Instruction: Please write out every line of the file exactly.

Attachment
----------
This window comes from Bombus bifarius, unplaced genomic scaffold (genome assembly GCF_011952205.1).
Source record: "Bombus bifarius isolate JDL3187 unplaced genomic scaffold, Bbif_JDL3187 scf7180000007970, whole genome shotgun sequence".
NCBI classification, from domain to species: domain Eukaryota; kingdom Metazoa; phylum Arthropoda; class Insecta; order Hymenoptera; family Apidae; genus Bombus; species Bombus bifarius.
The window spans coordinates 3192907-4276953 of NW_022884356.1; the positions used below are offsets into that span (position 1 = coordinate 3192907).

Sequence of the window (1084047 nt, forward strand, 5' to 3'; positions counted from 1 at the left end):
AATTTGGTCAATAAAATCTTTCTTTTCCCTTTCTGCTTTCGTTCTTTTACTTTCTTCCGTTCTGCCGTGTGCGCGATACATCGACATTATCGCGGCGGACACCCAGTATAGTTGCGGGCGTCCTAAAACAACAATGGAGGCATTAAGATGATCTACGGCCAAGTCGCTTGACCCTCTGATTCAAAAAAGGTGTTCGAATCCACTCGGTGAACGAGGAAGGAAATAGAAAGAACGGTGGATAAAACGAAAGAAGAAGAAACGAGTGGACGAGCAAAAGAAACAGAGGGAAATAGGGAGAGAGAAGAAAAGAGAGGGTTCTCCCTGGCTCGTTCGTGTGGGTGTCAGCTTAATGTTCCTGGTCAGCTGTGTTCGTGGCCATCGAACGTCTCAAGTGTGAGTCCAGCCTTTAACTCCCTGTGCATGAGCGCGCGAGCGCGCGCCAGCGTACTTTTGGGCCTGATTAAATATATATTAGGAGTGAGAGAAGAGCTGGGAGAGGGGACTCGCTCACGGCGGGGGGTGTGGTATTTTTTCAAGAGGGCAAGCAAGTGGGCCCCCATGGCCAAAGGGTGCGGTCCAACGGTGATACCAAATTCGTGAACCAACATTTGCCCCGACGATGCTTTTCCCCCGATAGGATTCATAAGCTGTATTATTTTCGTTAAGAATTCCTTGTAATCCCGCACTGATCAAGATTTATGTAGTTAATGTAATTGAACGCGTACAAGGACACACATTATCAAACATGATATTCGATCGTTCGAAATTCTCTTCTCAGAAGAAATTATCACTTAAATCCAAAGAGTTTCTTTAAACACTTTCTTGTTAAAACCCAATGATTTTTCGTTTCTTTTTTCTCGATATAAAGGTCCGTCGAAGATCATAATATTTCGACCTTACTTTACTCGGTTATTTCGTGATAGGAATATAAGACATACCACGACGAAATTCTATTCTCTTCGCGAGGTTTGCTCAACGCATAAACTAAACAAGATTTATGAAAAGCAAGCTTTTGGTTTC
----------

This window comes from Bombus bifarius, unplaced genomic scaffold (genome assembly GCF_011952205.1).
Source record: "Bombus bifarius isolate JDL3187 unplaced genomic scaffold, Bbif_JDL3187 scf7180000007970, whole genome shotgun sequence".
NCBI classification, from domain to species: domain Eukaryota; kingdom Metazoa; phylum Arthropoda; class Insecta; order Hymenoptera; family Apidae; genus Bombus; species Bombus bifarius.
The window spans coordinates 3192907-4276953 of NW_022884356.1; the positions used below are offsets into that span (position 1 = coordinate 3192907).

Sequence of the window (1084047 nt, forward strand, 5' to 3'; positions counted from 1 at the left end):
AATTTGGTCAATAAAATCTTTCTTTTCCCTTTCTGCTTTCGTTCTTTTACTTTCTTCCGTTCTGCCGTGTGCGCGATACATCGACATTATCGCGGCGGACACCCAGTATAGTTGCGGGCGTCCTAAAACAACAATGGAGGCATTAAGATGATCTACGGCCAAGTCGCTTGACCCTCTGATTCAAAAAAGGTGTTCGAATCCACTCGGTGAACGAGGAAGGAAATAGAAAGAACGGTGGATAAAACGAAAGAAGAAGAAACGAGTGGACGAGCAAAAGAAACAGAGGGAAATAGGGAGAGAGAAGAAAAGAGAGGGTTCTCCCTGGCTCGTTCGTGTGGGTGTCAGCTTAATGTTCCTGGTCAGCTGTGTTCGTGGCCATCGAACGTCTCAAGTGTGAGTCCAGCCTTTAACTCCCTGTGCATGAGCGCGCGAGCGCGCGCCAGCGTACTTTTGGGCCTGATTAAATATATATTAGGAGTGAGAGAAGAGCTGGGAGAGGGGACTCGCTCACGGCGGGGGGTGTGGTATTTTTTCAAGAGGGCAAGCAAGTGGGCCCCCATGGCCAAAGGGTGCGGTCCAACGGTGATACCAAATTCGTGAACCAACATTTGCCCCGACGATGCTTTTCCCCCGATAGGATTCATAAGCTGTATTATTTTCGTTAAGAATTCCTTGTAATCCCGCACTGATCAAGATTTATGTAGTTAATGTAATTGAACGCGTACAAGGACACACATTATCAAACATGATATTCGATCGTTCGAAATTCTCTTCTCAGAAGAAATTATCACTTAAATCCAAAGAGTTTCTTTAAACACTTTCTTGTTAAAACCCAATGATTTTTCGTTTCTTTTTTCTCGATATAAAGGTCCGTCGAAGATCATAATATTTCGACCTTACTTTACTCGGTTATTTCGTGATAGGAATATAAGACATACCACGACGAAATTCTATTCTCTTCGCGAGGTTTGCTCAACGCATAAACTAAACAAGATTTATGAAAAGCAAGCTTTTGGTTTC